Crossing that little wooden bridge during the summer months felt like entering a secret world. The busy laurel hedging that ran along the pebble path gave way to huge round sycamore trees, looming dense with colours of olive and emerald and pistachio green that swayed gently to allow drops of sunlight to dance across our pale shoulders. Even the most delicate evening breeze stirred their leaves loose, coating the squelchy ground in layers of little green crowns. Crab apple trees crouched in the shadows, curling their twisted branches around one another and dropping round yellowy-pink bulbs at our feet. Happy brown mushrooms sprouted up to greet us from beneath the sea of twigs and conkers, settling in damp corners in the roots of wide tree trunks. It was a real-life reverie, shades of mustard and lime and almond all blended into our own personal fairytale forest. Saoirse joined me in our hideaway spot, tucked behind the stream and sheltered by a protective weeping tree.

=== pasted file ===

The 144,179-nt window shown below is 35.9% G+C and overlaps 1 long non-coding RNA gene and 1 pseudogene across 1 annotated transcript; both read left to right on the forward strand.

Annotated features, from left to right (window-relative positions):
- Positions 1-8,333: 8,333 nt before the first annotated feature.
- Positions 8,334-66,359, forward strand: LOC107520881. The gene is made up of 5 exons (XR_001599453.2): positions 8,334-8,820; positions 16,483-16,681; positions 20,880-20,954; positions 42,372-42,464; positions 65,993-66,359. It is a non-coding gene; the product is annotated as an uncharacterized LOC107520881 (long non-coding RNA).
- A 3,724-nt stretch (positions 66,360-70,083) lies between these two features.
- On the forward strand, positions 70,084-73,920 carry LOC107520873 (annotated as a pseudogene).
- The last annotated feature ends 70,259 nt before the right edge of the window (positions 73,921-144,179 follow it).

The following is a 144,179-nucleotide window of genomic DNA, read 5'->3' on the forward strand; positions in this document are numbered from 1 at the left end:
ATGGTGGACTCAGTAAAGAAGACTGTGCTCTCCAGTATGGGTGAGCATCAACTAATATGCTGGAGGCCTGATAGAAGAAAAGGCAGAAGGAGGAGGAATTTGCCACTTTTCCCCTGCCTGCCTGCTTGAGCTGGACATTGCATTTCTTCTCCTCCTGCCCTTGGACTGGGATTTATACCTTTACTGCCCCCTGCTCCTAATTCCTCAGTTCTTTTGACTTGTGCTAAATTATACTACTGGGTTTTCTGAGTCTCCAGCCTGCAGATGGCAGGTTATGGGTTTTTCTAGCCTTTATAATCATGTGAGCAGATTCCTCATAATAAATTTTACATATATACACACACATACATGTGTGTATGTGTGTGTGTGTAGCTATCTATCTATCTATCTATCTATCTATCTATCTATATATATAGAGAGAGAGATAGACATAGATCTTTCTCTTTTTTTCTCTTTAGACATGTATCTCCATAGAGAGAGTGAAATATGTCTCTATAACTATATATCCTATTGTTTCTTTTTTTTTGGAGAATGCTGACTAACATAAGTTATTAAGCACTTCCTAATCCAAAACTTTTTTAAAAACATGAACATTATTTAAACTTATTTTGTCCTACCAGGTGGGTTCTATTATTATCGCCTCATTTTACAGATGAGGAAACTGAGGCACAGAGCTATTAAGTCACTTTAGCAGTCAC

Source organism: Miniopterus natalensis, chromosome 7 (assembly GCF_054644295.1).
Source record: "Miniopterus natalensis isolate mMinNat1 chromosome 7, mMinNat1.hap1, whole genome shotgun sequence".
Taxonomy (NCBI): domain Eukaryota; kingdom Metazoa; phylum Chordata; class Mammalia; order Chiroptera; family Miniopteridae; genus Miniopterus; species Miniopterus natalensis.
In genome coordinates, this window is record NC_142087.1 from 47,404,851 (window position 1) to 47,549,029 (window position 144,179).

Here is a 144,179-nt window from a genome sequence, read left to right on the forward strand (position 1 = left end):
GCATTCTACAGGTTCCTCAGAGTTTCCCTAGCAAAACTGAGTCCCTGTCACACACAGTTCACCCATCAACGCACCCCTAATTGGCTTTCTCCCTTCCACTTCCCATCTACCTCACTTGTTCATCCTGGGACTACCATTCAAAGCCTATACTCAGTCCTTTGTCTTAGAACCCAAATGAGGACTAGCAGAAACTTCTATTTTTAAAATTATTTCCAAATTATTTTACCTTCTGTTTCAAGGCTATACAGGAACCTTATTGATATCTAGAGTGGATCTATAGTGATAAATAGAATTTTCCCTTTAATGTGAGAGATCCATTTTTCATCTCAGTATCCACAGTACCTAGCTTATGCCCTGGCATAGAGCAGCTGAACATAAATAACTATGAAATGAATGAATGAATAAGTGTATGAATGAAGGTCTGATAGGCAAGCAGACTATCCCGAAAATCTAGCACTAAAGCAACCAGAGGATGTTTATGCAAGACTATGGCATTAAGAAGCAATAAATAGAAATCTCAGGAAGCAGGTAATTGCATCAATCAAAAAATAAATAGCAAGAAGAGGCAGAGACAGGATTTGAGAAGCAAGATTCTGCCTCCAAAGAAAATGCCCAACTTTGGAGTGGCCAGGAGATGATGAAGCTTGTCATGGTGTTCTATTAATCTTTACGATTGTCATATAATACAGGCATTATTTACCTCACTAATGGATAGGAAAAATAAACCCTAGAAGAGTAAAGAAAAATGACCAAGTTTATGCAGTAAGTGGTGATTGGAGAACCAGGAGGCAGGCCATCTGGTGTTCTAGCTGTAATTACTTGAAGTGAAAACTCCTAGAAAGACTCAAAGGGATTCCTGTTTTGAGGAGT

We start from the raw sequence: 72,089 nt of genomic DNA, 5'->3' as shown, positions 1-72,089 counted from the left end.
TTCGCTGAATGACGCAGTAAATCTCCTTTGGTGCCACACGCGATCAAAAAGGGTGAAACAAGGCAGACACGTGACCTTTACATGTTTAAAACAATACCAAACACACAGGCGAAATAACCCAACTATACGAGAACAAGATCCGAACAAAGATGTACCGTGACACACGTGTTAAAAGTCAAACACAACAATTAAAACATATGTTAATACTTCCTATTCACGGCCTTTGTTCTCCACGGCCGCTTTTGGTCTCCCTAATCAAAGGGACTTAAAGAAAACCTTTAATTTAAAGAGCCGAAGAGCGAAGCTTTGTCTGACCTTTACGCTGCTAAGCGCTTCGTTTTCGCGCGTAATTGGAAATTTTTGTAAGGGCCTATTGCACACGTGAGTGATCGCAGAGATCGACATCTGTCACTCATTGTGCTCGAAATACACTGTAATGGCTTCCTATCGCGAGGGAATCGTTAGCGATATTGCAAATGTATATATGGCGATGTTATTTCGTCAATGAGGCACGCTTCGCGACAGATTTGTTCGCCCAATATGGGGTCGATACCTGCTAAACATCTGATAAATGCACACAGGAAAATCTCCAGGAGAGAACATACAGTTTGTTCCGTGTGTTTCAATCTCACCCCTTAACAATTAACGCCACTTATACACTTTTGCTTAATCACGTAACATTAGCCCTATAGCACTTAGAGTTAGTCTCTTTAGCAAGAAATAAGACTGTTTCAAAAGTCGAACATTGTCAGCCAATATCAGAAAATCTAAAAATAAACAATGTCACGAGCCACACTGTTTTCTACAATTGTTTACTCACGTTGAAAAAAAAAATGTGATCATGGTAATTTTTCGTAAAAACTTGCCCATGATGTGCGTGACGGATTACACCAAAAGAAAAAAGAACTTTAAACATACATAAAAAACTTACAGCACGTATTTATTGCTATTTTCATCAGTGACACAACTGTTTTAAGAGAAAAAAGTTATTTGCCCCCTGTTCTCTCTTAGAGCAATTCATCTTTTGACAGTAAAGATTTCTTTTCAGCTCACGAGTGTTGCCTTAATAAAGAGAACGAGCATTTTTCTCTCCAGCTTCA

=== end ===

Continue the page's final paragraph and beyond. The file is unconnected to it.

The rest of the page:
‘How did you get up there so fast?’
‘Huh?’, I called down to her as I scrambled up the limbs of a rotting tree, its branches sticky with sap. Below me, the stream slid silently over glossy stones that lined the shallow bank. Occasionally it splashed against the butt of a log that protruded from the far side of the bank, whispering to itself.
‘I said, how did you get up there so fast?’
I stopped halfway up, one foot on a branch and another jammed into a nook in the trunk for support, and reached my arms up to claw blindly. ‘You have to be quick or the branches will snap,’ I said as my fingers found the chipped corners of a makeshift squirrel feeder, fashioned by Granny out of an old jewellery box and stuffed full of stale walnuts and apple peelings.